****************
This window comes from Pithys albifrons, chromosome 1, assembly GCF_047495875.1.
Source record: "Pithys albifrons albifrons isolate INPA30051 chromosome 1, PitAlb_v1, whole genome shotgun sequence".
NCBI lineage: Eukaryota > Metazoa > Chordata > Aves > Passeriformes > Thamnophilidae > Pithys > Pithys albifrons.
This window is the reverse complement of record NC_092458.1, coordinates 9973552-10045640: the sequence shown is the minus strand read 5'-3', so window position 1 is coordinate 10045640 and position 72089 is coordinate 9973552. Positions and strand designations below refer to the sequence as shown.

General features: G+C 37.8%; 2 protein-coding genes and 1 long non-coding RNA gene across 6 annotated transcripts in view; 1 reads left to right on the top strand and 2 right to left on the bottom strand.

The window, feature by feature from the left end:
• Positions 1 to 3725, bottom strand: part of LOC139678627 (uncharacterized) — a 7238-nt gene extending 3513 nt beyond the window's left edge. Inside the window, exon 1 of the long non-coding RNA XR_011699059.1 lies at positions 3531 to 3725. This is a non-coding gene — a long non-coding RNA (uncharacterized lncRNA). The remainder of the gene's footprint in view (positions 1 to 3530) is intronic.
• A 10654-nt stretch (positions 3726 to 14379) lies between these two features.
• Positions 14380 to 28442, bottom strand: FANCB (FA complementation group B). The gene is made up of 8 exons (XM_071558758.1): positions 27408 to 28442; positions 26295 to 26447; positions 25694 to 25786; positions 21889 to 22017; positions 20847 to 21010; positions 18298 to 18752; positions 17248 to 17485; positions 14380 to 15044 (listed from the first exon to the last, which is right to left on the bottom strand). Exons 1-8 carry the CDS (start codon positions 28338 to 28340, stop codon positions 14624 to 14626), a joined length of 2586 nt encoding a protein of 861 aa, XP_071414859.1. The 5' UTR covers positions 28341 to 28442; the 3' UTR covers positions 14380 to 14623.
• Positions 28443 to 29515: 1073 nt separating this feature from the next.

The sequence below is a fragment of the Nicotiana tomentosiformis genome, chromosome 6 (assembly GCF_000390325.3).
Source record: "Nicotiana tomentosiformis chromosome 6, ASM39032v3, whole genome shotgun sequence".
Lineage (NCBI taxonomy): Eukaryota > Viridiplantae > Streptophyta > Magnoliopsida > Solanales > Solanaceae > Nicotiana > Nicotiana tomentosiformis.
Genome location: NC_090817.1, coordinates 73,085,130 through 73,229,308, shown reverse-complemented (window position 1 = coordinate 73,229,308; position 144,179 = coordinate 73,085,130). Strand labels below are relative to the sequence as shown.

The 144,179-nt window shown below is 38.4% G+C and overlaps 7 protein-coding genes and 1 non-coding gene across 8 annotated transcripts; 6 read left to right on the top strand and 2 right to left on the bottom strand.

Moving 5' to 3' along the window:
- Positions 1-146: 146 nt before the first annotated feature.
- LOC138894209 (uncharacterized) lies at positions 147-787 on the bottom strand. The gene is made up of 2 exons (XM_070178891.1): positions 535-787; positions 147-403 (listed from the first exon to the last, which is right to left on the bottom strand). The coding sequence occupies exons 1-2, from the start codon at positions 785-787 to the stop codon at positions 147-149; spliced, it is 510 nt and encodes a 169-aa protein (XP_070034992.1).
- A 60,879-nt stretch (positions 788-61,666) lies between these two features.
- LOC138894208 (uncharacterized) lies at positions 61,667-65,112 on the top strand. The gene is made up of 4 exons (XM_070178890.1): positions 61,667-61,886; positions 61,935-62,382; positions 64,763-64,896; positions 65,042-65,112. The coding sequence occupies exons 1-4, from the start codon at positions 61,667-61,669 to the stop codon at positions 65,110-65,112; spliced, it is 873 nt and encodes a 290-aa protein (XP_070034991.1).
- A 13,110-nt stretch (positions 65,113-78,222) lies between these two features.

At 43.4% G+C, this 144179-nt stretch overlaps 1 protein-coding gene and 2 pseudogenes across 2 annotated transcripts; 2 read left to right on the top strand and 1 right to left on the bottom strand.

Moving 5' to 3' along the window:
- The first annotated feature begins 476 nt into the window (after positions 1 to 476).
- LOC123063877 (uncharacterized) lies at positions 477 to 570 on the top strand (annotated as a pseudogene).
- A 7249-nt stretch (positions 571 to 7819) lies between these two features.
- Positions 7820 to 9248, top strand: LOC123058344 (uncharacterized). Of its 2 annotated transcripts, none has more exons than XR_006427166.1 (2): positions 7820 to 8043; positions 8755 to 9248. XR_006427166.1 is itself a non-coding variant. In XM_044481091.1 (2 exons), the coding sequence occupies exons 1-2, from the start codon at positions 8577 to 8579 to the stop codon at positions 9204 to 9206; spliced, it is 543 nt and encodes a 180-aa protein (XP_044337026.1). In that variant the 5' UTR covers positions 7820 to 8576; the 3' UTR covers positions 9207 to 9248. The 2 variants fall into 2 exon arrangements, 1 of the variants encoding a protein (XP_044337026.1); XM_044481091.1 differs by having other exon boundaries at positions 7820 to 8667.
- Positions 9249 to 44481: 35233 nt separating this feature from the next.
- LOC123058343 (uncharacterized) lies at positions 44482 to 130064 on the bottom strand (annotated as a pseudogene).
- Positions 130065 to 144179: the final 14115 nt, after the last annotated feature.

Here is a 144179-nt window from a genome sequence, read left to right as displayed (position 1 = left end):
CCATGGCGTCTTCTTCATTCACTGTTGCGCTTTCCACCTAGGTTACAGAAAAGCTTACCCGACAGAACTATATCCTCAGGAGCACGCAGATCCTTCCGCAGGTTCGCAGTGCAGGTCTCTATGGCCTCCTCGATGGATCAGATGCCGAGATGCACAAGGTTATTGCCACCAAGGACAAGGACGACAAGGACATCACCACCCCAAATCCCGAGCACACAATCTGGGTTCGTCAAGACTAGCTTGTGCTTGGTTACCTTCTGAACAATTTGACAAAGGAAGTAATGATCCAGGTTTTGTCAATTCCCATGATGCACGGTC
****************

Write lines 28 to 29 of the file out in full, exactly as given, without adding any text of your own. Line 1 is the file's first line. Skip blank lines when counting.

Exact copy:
- Positions 9249 to 44481: 35233 nt separating this feature from the next.
- LOC123058343 (uncharacterized) lies at positions 44482 to 130064 on the bottom strand (annotated as a pseudogene).